Seen with the terrestrially sullied eye, we are in the situation of travelers in a train that has met with an accident in a tunnel, and this at a place where the light of the beginning can no longer be seen, and the light of the end is so very small a glimmer that the gaze must continually search for it and is always losing it again, and, furthermore, both the beginning and the end are not even certainties.
Round about us, however, in the confusion of our senses, or in the supersensitiveness of our senses, we have nothing but monstrosities and a kaleidoscopic play of things that is either delightful or exhausting according to the mood and injury of each individual.
What shall I do? Many shades of the departed are occupied solely in licking at the waves of the river of death because it flows from our direction and still has the salty taste of our seas. Then the river rears back in disgust, the current flows the opposite way and brings the dead drifting back into life.
But they are happy, sing songs of thanksgiving, and stroke the indignant waters. Beyond a certain point there is no return. This point has to be reached.
The decisive moment in human evolution is perpetual. That is why the revolutionary spiritual movements that declare all things worthless are in the right, for nothing has yet happened. The history of mankind is the instant between two strides taken by a traveler. From outside one will always triumphantly impress theories upon the world and then fall straight into the  ditch one has dug, but only from inside will one keep oneself and the world quiet and true.
One of the most effective means of seduction that Evil has is the challenge to struggle.
It is like the struggle with women, which ends in bed. A married man's true deviations from the path of virtue are, rightly understood, never gay. In the sunshine. The voices of the world becoming quieter and fewer. A has an important business deal to conclude with B, who lives in H. He goes to H to confer about it, gets there and back in ten minutes each way, and at home boasts of this particular quickness. The next day he goes to H again, this time for the final settlement of the deal.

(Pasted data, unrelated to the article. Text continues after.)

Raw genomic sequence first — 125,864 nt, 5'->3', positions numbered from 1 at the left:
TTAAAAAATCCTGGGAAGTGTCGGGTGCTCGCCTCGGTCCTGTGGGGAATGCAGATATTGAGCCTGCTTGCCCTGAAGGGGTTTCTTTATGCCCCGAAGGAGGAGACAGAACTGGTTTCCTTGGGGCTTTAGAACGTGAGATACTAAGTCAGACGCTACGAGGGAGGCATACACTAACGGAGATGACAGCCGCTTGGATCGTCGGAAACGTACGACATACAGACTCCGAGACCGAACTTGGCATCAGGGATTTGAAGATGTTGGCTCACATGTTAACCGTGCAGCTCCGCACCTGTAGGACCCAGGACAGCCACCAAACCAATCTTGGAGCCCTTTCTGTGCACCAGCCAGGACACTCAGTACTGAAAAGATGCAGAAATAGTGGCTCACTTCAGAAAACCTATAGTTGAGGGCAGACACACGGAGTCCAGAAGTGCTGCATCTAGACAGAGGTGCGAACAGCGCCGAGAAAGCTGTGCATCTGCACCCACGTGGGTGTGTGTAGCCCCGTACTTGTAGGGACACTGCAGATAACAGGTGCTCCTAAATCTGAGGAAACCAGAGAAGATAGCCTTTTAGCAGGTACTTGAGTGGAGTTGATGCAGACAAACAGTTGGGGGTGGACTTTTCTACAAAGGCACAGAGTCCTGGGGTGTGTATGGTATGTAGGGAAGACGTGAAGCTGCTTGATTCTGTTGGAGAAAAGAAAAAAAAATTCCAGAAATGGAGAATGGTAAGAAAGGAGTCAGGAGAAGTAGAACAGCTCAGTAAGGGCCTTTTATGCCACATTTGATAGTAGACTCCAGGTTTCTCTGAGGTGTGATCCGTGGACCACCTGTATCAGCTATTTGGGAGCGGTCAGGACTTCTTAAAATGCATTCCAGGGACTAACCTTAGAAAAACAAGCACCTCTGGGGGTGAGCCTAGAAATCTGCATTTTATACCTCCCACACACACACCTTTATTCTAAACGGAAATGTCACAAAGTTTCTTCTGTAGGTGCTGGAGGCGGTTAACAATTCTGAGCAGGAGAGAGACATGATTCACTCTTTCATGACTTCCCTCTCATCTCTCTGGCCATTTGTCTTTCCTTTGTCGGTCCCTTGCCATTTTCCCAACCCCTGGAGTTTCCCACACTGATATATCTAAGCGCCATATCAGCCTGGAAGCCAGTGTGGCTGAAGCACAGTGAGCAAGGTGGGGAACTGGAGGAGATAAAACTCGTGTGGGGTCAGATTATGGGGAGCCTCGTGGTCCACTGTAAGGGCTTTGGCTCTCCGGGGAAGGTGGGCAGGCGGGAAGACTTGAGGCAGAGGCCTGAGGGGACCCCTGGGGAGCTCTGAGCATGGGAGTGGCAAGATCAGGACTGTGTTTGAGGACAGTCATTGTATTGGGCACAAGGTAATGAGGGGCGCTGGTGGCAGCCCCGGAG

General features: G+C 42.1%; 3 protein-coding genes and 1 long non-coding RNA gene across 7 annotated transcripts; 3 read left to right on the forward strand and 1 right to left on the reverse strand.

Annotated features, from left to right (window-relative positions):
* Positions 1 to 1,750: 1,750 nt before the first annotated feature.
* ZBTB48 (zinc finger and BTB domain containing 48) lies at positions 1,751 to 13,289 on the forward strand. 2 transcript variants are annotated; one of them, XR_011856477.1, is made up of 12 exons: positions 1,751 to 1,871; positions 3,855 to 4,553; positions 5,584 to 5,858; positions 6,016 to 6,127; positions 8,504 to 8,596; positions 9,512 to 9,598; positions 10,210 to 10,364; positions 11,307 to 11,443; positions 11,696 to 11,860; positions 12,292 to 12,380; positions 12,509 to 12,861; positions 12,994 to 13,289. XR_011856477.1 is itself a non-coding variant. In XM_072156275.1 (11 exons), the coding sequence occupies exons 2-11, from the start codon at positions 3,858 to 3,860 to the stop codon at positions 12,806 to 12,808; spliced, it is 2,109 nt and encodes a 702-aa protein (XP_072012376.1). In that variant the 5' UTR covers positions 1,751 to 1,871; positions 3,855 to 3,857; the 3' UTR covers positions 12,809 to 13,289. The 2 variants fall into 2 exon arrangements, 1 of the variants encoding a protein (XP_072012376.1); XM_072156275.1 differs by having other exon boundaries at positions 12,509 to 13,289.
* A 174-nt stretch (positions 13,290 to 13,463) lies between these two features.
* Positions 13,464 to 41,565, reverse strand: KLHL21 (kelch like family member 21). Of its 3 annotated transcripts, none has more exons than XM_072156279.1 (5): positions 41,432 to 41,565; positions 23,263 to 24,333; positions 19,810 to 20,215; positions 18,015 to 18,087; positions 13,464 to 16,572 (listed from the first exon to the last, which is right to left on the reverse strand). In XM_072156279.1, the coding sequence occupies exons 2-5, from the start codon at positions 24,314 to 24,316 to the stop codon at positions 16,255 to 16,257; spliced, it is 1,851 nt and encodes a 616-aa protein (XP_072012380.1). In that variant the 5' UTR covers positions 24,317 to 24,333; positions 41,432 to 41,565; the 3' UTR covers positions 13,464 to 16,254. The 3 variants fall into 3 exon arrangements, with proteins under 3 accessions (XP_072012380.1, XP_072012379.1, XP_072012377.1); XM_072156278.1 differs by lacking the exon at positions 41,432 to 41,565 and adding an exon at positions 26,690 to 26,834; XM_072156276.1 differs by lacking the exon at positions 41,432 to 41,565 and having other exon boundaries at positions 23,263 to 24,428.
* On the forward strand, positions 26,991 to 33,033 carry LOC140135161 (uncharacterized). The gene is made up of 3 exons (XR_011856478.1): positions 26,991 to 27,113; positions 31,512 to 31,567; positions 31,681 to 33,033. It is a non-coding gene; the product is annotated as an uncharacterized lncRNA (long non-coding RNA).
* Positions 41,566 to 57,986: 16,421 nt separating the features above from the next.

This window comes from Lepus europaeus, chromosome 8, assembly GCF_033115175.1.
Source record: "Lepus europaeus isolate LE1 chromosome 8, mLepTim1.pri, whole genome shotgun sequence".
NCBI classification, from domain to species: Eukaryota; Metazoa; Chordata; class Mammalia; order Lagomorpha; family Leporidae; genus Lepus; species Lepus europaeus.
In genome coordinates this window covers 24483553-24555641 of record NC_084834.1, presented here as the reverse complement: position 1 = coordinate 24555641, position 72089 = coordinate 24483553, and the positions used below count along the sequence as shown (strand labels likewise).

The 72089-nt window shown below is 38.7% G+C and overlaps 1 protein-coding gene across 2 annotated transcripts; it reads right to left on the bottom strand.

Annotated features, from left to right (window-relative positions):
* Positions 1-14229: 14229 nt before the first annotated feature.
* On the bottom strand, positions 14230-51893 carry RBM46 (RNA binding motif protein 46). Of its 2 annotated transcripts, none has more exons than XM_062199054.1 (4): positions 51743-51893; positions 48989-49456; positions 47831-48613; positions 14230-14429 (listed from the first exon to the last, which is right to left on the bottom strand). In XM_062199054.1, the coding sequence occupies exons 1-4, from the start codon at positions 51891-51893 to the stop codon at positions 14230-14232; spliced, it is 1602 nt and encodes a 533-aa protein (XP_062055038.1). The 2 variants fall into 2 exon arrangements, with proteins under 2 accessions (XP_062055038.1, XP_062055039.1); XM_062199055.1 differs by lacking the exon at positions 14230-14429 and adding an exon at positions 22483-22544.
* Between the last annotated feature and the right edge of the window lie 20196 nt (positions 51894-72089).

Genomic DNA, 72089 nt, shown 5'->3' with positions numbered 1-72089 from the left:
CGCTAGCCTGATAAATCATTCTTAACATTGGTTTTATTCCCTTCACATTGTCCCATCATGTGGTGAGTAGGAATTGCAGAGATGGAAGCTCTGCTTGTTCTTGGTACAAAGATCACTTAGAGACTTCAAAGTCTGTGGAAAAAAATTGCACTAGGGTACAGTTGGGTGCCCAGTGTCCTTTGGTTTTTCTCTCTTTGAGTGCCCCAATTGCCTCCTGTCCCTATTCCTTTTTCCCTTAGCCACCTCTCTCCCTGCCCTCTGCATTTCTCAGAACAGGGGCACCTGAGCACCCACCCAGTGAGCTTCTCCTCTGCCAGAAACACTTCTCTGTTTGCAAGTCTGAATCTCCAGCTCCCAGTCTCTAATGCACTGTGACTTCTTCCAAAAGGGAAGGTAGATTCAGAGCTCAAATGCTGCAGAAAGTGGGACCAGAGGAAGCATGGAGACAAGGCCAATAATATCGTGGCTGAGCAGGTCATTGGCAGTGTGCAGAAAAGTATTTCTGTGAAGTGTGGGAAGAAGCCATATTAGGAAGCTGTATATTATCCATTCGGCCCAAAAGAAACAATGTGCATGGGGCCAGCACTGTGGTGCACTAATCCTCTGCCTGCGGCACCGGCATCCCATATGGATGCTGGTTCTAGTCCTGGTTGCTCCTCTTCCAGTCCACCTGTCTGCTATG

Since this is likely to take several hours, A leaves very early in the morning. But although all the attendant circumstances, at least in A's opinion, are exactly the same as on the previous day, this time it takes him! When he arrives there at evening, very tired, he is told that B, annoyed at A's failure ' to arrive, left half an hour ago for A's village and that they really ought to have met on the way.
A is advised to wait. But A, anxious about the deal, at once takes his departure and hurries home.
This time, without paying any particular attention to the fact, he covers the distance in no more than an instant.
At home he discovers that B had already come  in the morning, straight after A had left, indeed, he is told that B met himon the doorstep and reminded him about the deal, but that he, A, said he had no time, was in a hurry, must go.
In spite of A's incomprehensible behavior, however, B A is told stayed there, waiting for A. True, he had often asked whether A was not yet back, but he was still upstairs in A's room. Happy at still being able to see B and explain everything to him, A runs upstairs. He is almost at the top when he stumbles, strains a tendon, and, almost fainting with pain, incapable even of screaming, only whimpering there in the dark, he hears Bhe is not sure whether at a great distance or somewhere quite close to himstamp downstairs in a fury and disappear once and for all.
The Diabolical sometimes assumes the aspect of the Good, or even embodies itself completely in its form. If this remains concealed from me, I amof course defeated, for this Good is more tempting than the genuine Good.